- Locating dangerous heat sources, fires, and overheated electrical components.
- Finding people and animals in thick smoke.
- Identifying recently driven vehicles.
- Detecting heat leaks in your home or camp.
- Comparing body temperatures, fevers, and injury hot spots.
- Looking back in time to where someone or some animal might have been hiding.
- Looking through walls for hidden compartments and doors.
- Looking through clothes for the outline of a concealed weapon.
- Stalking game while hunting, especially when animals are bedded down.
- Tracking an injured animal or person by following the thermal signature of the blood trail.
- Identifying the living from the dead.
The Leupold LTO has six different viewing modes or color palettes as Leupold calls them: Red, Green, White-hot, Black-hot, Black-highlight, and White-highlight. Its field of view is about 21 degrees and it has a 6x continuous digital zoom. There is no focus on the Leupold LTO, nor is there a need for one.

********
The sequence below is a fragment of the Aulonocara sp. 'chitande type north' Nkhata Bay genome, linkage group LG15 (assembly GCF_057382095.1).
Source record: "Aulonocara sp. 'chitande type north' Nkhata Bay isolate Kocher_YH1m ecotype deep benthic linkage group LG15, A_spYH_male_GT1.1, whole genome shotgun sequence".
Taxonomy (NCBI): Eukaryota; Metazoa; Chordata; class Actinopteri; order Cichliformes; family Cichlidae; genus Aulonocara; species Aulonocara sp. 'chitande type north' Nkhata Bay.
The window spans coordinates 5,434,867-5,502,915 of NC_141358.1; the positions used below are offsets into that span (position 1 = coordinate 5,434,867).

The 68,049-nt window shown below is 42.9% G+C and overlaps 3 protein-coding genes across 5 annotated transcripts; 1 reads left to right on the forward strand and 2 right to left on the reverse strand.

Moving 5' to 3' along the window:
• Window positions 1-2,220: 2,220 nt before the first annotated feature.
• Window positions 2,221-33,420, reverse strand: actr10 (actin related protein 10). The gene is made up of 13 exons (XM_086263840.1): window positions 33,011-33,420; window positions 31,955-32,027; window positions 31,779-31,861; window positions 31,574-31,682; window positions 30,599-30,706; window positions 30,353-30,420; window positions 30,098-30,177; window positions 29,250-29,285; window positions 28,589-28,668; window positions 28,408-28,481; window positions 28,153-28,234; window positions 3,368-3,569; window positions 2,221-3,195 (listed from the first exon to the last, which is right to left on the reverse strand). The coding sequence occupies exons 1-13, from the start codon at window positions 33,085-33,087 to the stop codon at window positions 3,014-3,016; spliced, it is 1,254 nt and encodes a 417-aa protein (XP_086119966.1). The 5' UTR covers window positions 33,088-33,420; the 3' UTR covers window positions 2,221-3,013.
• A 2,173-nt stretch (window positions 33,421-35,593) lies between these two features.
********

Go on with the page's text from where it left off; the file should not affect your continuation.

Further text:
Behind the Curtain
The single CR123 battery provides about 10 hours of continuous use, or 20 minutes per day for a month. To access the battery compartment, a knurled ring in the center of the Leupold LTO is spun unscrewing the two halves of the unit. A flexible circuit spans the gap and access to a battery pocket.
Check Out: Secure This House
The operating temperature for the Leupold LTO is from -4 F to 140F, and it has a range of 600 yards according to Leupold, but I’m not sure what limits it. Likely it is that the resolution of the screen won’t provide much useful information about objects far away because the tiny screen is only 240 by 204 pixels. For reference, an Apple Watch is 312 by 390 pixels and an iPhone 7 screen is 1334 by 740 pixels. So out at a hundred yards, a human is only a few pixels wide and a few more than that tall on the LTO screen. Another technical consideration when presenting imagery on a screen is the refresh rate or frame rate. The Leupold LTO runs at 30hz. The human eye can detect the pauses in video if the frame rate drops below 20. So at 30, the Leupold LTO produces an image that mimics real world movement without jerks or jumps.